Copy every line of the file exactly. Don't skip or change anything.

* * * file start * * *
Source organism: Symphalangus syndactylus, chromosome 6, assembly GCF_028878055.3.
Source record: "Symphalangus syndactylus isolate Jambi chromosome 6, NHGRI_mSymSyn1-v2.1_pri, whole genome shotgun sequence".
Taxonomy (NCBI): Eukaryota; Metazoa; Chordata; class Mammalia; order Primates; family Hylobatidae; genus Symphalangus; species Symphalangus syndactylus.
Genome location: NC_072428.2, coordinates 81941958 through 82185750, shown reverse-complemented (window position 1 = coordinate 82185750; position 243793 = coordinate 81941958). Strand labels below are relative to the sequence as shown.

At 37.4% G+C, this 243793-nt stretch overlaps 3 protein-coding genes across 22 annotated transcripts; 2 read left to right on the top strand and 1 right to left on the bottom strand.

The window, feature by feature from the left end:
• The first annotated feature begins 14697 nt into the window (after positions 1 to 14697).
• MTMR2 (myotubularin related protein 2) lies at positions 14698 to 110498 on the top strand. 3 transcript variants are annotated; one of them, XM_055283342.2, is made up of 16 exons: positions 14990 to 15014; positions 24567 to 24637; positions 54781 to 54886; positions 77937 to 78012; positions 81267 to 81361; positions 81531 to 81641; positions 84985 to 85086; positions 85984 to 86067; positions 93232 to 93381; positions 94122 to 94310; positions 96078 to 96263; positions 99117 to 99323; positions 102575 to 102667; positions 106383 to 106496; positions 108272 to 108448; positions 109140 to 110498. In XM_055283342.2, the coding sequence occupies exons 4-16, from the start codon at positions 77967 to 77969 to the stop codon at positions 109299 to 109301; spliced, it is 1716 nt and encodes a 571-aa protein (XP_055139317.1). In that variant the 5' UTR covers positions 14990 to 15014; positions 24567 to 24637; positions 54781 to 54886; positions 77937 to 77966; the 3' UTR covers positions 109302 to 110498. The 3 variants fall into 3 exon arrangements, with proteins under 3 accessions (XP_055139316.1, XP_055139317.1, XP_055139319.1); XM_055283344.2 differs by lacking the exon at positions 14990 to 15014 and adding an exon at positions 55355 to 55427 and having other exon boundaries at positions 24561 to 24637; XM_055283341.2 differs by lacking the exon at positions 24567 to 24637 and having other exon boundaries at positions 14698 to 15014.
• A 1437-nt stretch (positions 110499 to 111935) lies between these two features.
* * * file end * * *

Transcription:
Source organism: Symphalangus syndactylus, chromosome 6, assembly GCF_028878055.3.
Source record: "Symphalangus syndactylus isolate Jambi chromosome 6, NHGRI_mSymSyn1-v2.1_pri, whole genome shotgun sequence".
Taxonomy (NCBI): Eukaryota; Metazoa; Chordata; class Mammalia; order Primates; family Hylobatidae; genus Symphalangus; species Symphalangus syndactylus.
Genome location: NC_072428.2, coordinates 81941958 through 82185750, shown reverse-complemented (window position 1 = coordinate 82185750; position 243793 = coordinate 81941958). Strand labels below are relative to the sequence as shown.

At 37.4% G+C, this 243793-nt stretch overlaps 3 protein-coding genes across 22 annotated transcripts; 2 read left to right on the top strand and 1 right to left on the bottom strand.

The window, feature by feature from the left end:
• The first annotated feature begins 14697 nt into the window (after positions 1 to 14697).
• MTMR2 (myotubularin related protein 2) lies at positions 14698 to 110498 on the top strand. 3 transcript variants are annotated; one of them, XM_055283342.2, is made up of 16 exons: positions 14990 to 15014; positions 24567 to 24637; positions 54781 to 54886; positions 77937 to 78012; positions 81267 to 81361; positions 81531 to 81641; positions 84985 to 85086; positions 85984 to 86067; positions 93232 to 93381; positions 94122 to 94310; positions 96078 to 96263; positions 99117 to 99323; positions 102575 to 102667; positions 106383 to 106496; positions 108272 to 108448; positions 109140 to 110498. In XM_055283342.2, the coding sequence occupies exons 4-16, from the start codon at positions 77967 to 77969 to the stop codon at positions 109299 to 109301; spliced, it is 1716 nt and encodes a 571-aa protein (XP_055139317.1). In that variant the 5' UTR covers positions 14990 to 15014; positions 24567 to 24637; positions 54781 to 54886; positions 77937 to 77966; the 3' UTR covers positions 109302 to 110498. The 3 variants fall into 3 exon arrangements, with proteins under 3 accessions (XP_055139316.1, XP_055139317.1, XP_055139319.1); XM_055283344.2 differs by lacking the exon at positions 14990 to 15014 and adding an exon at positions 55355 to 55427 and having other exon boundaries at positions 24561 to 24637; XM_055283341.2 differs by lacking the exon at positions 24567 to 24637 and having other exon boundaries at positions 14698 to 15014.
• A 1437-nt stretch (positions 110499 to 111935) lies between these two features.